Robert Husseman, a financial analyst for a Portland-based talent agency and recent primary candidate for Oregon House District 21, will be running unopposed for the #5 position, soon to be vacated by Council President Elizabeth Smith.

The only contested election for city council will be for the #4 position, currently occupied by Councilor Roland Herrera.  The two candidates vying for his spot are Soraida Cross, who recently completed a two-year term on the city’s Volunteer Coordinating Committee, and Anthony Rosilez, the executive director of the Oregon Teacher Standards and Practices Commission.


Measure 111 is a proposed amendment to the state Constitution which would formally establish healthcare as a fundamental human right, legally obligating state government to provide access to “cost-effective, clinically appropriate, and affordable” healthcare for all Oregon residents. 

The issue of codifying healthcare into state law has been a top-of-the-agenda item for Oregon Democrats for the past two decades, and similar measures have been proposed more than six times in that span, according to OPB. 

The primary sponsor is State Senator Elizabeth Steiner Hayward (D-Beaverton), who said the measure was close to making it to the Senate in 2020, but a walk-out staged by Republican members ensured it didn’t make it on a ballot, at the time.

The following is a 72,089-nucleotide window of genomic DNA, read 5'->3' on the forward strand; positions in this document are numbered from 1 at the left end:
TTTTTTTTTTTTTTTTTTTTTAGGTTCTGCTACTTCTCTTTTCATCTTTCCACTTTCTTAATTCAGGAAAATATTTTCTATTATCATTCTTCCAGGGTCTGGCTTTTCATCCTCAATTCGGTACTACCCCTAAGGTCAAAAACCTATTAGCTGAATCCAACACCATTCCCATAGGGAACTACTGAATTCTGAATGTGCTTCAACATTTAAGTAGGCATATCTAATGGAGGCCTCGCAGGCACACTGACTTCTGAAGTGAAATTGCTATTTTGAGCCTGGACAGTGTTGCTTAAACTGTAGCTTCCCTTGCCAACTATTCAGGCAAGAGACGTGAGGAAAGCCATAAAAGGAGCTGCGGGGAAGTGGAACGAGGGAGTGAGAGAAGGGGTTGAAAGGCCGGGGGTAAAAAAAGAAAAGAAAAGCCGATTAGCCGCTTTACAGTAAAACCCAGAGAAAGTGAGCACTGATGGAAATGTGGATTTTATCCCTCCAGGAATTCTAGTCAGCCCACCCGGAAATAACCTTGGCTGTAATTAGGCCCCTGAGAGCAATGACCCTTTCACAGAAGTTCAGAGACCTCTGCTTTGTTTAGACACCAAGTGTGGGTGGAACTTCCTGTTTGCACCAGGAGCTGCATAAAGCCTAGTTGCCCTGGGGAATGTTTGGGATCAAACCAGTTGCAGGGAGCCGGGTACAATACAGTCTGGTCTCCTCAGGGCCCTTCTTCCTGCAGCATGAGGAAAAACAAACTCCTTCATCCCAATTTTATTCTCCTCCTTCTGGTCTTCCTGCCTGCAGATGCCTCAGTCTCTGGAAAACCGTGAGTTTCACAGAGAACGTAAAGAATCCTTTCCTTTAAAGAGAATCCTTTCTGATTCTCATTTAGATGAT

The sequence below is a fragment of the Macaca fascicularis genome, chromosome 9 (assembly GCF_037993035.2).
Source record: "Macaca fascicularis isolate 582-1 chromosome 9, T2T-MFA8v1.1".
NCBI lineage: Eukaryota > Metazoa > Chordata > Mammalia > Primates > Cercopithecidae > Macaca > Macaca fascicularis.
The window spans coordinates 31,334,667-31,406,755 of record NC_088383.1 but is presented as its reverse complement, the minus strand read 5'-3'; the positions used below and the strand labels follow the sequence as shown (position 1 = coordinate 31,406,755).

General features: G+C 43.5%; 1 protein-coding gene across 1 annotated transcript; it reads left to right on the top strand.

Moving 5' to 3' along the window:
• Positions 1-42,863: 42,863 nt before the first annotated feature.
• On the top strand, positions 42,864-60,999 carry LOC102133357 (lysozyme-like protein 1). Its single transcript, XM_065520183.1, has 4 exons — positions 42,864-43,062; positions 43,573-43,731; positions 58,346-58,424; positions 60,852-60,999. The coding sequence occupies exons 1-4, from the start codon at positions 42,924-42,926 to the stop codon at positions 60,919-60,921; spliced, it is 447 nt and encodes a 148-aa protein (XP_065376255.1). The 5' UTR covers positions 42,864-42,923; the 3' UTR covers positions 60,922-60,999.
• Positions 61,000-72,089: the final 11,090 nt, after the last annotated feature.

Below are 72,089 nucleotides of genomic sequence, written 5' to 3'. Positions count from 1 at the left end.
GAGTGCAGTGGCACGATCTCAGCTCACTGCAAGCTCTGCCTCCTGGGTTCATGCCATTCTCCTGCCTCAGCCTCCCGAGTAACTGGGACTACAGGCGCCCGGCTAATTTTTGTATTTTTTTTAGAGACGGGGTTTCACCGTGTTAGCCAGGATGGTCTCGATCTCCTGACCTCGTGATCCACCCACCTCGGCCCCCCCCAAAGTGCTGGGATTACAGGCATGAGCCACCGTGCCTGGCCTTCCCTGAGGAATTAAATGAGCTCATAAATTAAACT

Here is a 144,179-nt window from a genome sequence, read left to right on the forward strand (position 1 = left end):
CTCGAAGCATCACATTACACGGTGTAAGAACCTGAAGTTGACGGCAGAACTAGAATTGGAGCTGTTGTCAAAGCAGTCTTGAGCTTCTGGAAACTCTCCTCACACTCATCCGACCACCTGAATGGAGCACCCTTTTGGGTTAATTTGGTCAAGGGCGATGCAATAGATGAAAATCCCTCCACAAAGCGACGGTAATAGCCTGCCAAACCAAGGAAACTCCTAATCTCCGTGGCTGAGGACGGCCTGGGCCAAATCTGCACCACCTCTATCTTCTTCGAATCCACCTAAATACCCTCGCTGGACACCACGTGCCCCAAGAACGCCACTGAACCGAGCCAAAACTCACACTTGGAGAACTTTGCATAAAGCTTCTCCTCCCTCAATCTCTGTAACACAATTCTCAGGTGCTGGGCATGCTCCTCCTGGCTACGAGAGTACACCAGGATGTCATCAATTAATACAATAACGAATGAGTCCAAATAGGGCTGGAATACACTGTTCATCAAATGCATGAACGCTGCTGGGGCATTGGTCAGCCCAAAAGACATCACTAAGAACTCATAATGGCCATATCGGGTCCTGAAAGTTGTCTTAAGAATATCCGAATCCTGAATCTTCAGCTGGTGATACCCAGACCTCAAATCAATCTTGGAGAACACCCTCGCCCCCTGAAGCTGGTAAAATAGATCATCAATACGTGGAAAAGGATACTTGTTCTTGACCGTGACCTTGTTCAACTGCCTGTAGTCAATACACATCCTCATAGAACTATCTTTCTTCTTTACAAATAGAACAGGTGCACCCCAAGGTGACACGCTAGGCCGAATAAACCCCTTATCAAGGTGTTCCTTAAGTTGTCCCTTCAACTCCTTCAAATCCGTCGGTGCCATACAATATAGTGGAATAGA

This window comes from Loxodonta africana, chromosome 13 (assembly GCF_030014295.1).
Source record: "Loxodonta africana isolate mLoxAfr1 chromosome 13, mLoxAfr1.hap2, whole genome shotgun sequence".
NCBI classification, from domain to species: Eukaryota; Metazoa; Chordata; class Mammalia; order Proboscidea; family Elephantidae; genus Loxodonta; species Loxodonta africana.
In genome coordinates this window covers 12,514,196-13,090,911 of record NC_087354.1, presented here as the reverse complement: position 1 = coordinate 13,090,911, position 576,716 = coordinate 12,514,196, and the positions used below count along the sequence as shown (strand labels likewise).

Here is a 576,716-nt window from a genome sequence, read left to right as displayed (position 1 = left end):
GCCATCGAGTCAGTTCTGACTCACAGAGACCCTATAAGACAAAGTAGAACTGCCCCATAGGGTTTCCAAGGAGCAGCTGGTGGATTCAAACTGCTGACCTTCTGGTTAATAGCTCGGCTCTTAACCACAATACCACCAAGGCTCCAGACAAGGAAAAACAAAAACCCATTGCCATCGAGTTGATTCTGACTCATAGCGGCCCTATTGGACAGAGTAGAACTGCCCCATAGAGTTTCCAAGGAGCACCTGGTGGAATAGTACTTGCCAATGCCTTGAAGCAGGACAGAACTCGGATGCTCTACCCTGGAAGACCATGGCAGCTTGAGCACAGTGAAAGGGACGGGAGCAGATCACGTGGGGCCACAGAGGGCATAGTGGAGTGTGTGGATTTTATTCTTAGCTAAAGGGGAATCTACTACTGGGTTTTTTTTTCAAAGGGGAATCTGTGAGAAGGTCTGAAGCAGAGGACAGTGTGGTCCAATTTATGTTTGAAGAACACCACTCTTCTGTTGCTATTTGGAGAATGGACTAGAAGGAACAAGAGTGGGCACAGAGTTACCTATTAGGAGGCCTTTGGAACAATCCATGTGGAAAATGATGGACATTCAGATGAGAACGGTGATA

Hayward brought the issue  of codifying the right to healthcare back up in 2021. It passed the State Senate as SJR12 in a 17-13 vote and now appears as Ballot Measure 111.

Proponents such as Hayward say it will help stabilize the healthcare marketplace by improving the state’s preventative medicine capabilities – providing access to healthcare for people who don’t have private health insurance and are not insured by the Oregon Health Planbeforethey get sick or injured. State Rep. Andrea Salinas (D) likens it to the Oregon Constitution guaranteeing the right to an education. Other advocates of the measure point out that it’s written in such a way that it must be balanced against funding for schools and other critical state needs, thus avoiding any potential budget conflicts.

Critics of the measure say the way it’s written is why they oppose it.  According to many Republicans in the state legislature, it’s too broad and doesn’t include information about what it will cost taxpayers. State Senate Minority Leader Fred Girod, described it as “lazy policymaking,” and accused Democrats of making promises they know they can’t keep.